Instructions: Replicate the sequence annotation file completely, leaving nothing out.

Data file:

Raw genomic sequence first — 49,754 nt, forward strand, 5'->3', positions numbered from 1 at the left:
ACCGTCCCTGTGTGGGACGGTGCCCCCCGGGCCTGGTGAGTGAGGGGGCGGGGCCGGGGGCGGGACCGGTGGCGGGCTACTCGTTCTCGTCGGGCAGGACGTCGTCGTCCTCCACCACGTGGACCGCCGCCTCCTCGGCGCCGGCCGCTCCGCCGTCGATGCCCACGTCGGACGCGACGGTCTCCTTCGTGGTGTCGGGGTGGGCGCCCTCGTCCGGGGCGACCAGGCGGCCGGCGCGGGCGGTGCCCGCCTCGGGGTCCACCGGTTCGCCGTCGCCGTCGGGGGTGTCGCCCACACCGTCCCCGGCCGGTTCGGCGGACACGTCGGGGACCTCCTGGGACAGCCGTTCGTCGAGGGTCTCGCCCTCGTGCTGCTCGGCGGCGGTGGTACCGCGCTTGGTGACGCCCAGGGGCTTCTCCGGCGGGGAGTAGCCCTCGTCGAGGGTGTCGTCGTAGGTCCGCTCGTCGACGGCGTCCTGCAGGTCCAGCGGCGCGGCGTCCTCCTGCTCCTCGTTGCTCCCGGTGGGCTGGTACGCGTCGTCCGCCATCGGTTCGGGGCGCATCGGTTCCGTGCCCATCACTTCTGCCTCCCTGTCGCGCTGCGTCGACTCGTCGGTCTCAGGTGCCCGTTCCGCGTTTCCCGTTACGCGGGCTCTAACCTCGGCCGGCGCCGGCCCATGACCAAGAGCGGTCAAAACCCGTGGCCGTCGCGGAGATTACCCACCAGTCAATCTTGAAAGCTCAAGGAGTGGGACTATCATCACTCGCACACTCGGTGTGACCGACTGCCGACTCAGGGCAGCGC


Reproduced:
Raw genomic sequence first — 49,754 nt, forward strand, 5'->3', positions numbered from 1 at the left:
ACCGTCCCTGTGTGGGACGGTGCCCCCCGGGCCTGGTGAGTGAGGGGGCGGGGCCGGGGGCGGGACCGGTGGCGGGCTACTCGTTCTCGTCGGGCAGGACGTCGTCGTCCTCCACCACGTGGACCGCCGCCTCCTCGGCGCCGGCCGCTCCGCCGTCGATGCCCACGTCGGACGCGACGGTCTCCTTCGTGGTGTCGGGGTGGGCGCCCTCGTCCGGGGCGACCAGGCGGCCGGCGCGGGCGGTGCCCGCCTCGGGGTCCACCGGTTCGCCGTCGCCGTCGGGGGTGTCGCCCACACCGTCCCCGGCCGGTTCGGCGGACACGTCGGGGACCTCCTGGGACAGCCGTTCGTCGAGGGTCTCGCCCTCGTGCTGCTCGGCGGCGGTGGTACCGCGCTTGGTGACGCCCAGGGGCTTCTCCGGCGGGGAGTAGCCCTCGTCGAGGGTGTCGTCGTAGGTCCGCTCGTCGACGGCGTCCTGCAGGTCCAGCGGCGCGGCGTCCTCCTGCTCCTCGTTGCTCCCGGTGGGCTGGTACGCGTCGTCCGCCATCGGTTCGGGGCGCATCGGTTCCGTGCCCATCACTTCTGCCTCCCTGTCGCGCTGCGTCGACTCGTCGGTCTCAGGTGCCCGTTCCGCGTTTCCCGTTACGCGGGCTCTAACCTCGGCCGGCGCCGGCCCATGACCAAGAGCGGTCAAAACCCGTGGCCGTCGCGGAGATTACCCACCAGTCAATCTTGAAAGCTCAAGGAGTGGGACTATCATCACTCGCACACTCGGTGTGACCGACTGCCGACTCAGGGCAGCGC